All News on Economics in Greece
By Yannis Magriotis
Our country over the past decades had impressive growth in many sectors and transcended the dark shadows of the pre-WWII and post-Civil War eras.
It became a member of Western European institutions of security and development and it approached many sides of the democratic and developed world.
We have seen "holistic plans" for the economy before, but never such thorough plans.
Most of the points raised in the so-called Pissarides Report on a long-term growth strategy for Greece (named after Cypriot Nobel Laureate Sir Christopher Pissarides who chaired the committee of experts that authored it) have been common knowledge for years.
The vision of a new Greece as encapsulated in the 244-page action plan drafted by the committee of experts led by Nobel Laureate Sir Christopher Pissarides foresees across-the-board reforms to all sectors so as to ensure the development of the economy in a way that will lead to an increase in per capita income, strengthen social cohesion and improve the country's environmental performance.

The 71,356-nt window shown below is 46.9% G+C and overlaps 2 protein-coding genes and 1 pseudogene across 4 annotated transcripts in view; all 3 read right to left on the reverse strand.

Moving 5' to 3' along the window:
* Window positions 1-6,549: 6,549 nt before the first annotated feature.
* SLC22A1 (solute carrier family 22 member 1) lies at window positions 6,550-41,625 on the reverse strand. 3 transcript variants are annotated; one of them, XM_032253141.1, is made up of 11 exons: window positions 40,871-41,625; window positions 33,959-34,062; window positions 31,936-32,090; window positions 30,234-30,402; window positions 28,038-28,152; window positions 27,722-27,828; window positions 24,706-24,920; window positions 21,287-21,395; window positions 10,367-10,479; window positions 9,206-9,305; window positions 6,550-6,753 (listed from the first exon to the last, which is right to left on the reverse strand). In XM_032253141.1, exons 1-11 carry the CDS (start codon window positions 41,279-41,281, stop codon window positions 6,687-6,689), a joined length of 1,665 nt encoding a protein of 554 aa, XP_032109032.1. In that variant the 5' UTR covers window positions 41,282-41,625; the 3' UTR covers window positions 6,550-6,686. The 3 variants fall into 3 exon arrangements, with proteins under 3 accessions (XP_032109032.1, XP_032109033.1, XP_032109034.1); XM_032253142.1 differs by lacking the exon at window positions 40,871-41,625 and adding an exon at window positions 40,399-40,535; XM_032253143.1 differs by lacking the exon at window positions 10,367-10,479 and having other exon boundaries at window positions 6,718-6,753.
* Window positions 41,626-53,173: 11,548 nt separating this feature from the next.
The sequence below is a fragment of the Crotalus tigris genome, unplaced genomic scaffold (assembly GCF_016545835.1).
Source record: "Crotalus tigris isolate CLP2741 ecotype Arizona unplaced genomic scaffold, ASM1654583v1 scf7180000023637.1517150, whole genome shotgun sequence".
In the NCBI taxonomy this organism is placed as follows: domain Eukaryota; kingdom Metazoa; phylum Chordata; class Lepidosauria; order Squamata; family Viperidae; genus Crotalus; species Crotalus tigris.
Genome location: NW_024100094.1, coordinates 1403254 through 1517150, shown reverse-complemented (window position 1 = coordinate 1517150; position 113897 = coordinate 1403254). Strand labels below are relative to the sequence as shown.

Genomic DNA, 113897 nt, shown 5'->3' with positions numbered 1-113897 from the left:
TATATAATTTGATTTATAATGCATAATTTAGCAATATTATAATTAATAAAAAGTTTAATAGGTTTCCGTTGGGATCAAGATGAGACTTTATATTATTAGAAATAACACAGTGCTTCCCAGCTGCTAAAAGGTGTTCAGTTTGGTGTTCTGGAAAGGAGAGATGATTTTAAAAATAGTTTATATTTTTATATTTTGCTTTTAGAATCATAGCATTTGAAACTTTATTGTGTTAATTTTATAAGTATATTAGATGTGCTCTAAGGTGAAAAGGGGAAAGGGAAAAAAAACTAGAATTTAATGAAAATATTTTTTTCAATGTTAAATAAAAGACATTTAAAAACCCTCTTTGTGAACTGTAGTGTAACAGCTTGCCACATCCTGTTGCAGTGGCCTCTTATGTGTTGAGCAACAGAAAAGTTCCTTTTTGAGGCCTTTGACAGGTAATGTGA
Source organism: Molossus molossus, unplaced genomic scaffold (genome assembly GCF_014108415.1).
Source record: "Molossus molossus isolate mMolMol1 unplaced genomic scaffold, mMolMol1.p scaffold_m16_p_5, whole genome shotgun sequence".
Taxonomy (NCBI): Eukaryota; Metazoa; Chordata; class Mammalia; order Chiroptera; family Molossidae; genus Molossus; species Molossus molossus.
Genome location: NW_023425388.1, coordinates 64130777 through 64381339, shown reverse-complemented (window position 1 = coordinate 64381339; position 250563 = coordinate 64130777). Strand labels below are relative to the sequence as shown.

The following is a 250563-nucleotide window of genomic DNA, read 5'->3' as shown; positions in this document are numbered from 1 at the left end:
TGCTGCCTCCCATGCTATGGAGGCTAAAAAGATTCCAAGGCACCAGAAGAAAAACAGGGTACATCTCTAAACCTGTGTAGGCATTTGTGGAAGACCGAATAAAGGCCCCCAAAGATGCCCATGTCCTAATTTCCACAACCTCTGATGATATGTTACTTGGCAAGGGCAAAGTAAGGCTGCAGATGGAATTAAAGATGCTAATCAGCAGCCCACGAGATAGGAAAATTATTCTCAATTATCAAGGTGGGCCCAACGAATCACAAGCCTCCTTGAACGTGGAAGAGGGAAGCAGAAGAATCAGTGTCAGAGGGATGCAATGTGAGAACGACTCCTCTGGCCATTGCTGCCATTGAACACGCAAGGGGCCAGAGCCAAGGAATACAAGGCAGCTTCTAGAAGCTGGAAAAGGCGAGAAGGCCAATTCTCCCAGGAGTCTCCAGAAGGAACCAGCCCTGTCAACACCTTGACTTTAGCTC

Ta Nea on 9 November published an interview with American economist and Nobel Prize winner Joseph Stiglitz in which he essentially admitted that he and a team of his colleagues from the University of Texas in 2015 were working on a plan for Greece to return to the drachma and leave the eurozone.
He viewed this prospect as an attractive solution for Greece's economic problems.
Dear Mr. Stiglitz,
It was an unpleasant surprise to hear that you participated along with other US academics in preparing a plan for Greece to exit the euro in 2015. The feeling was even harder, since you still believe that it was "carefully set" and seem rather disappointed for not finally implemented.
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